A Midsummer Night’s Dream camps up with David Walliams but lacks magical touch

MIDSUMMERNIGHTS DREAM by Shakespeare, , Writer - William Shakespeare, Director - Michael Grandage,

MIDSUMMERNIGHTS DREAM by Shakespeare, , Writer - William Shakespeare, Director - Michael Grandage, Designer - Christopher Oram, Lighting - Paule Constable, Noel Coward Theatre, Michael Grandage Company, 2013, Credit - Johan Persson/ - Credit: Archant

A Midsummer Night’s Dream

Noel Coward Theatre


The big question here is, just what do we make of David Walliams’s Bottom? Well, it’s perfectly nice: perky and attractive and quite funny to look at. It’s the rest of Michael Grandage’s A Midsummer Night’s Dream that feels saggy.

The other big name draw is Sheridan Smith, who recently stunned in Hedda Gabler at The Old Vic. Smith plays Queen of the Fairies, Titania, here reimagined as a husky-voiced hippy. With a heavily made up face, rainbow skirt and puffed out hair, Smith’s Titania looks like she’s spent a lifetime at Glastonbury and only just survived to tell the tale.

Smith has a faint whiff of sex and mischief about her, especially when she’s pounding about the stage dancing like a lady possessed. She delivers Shakespeare’s words with a refreshing lack of ceremony, intelligent but free. Smith could turn out to be a brilliant Shakespearean actress, but she’s under-used in this safe production, which unfortunately isn’t straining to say anything new.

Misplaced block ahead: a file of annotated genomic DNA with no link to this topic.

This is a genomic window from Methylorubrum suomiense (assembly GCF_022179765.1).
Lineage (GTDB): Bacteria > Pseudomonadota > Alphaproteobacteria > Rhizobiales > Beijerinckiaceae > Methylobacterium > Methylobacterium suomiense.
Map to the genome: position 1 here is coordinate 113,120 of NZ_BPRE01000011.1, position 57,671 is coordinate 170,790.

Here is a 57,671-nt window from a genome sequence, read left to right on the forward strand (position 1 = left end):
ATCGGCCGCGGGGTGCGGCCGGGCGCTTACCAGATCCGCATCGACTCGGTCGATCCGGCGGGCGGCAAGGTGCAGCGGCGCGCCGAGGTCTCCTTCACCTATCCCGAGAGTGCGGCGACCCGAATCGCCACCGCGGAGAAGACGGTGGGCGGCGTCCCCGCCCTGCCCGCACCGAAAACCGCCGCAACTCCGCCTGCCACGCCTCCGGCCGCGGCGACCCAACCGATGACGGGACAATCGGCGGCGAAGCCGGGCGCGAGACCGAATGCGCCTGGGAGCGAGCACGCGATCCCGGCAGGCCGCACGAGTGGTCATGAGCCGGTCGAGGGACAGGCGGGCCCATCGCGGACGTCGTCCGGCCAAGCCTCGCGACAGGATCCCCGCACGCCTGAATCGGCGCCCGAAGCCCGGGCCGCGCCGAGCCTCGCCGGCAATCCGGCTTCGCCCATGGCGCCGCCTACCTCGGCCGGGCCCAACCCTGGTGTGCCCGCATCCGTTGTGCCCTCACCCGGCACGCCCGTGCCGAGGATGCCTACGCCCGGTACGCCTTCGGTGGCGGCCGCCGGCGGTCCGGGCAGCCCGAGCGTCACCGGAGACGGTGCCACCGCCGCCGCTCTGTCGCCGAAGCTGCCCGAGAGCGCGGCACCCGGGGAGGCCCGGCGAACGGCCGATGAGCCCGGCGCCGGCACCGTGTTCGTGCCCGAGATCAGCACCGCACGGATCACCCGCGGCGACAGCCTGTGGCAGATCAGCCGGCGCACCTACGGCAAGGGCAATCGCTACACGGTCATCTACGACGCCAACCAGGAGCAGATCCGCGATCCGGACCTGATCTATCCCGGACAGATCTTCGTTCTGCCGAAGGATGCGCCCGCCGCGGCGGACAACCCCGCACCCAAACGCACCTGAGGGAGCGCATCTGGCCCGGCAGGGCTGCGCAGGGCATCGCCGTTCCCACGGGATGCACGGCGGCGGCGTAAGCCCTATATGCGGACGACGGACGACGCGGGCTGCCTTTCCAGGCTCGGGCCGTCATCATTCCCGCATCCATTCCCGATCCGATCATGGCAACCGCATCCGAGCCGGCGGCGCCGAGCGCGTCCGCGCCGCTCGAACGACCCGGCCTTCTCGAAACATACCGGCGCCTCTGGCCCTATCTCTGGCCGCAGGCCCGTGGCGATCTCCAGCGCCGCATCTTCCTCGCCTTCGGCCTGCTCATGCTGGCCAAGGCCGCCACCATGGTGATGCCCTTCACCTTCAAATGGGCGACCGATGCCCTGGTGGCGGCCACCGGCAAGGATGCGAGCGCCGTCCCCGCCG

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Christopher Oram’s set is glamorous but a little underwhelming. The fairies’ forest, which has prompted some properly whacky interpretations over the years, is depicted as the ghost of a mansion, with crumbling tiles, remnants of an elegant staircase and some verdant lighting.

The back stage-wall is filled with a massive moon, which the actors spend a lot of time posing in front of. The misty, delicate monologues – and there are some exquisite ones in Midsummer – are lucid but lack spontaneity, especially when delivered under a spotlight.

The most enchanting moments are not between the fairies but the four lovers, undone by Puck’s magic dust. Katherine Kingsley is a fearsomely spirited Helena, slapping, kicking and wailing out her woes. There’s a spikiness about her anger that, unlike much of this production, feels modern.

David Walliams plays Bottom as an exceptionally effeminate thesp, cooing and hip-thrusting his way through the show. He’s an excellent performer, but not a brilliant actor. A polished night all round but no real magic.

Booking until November 16.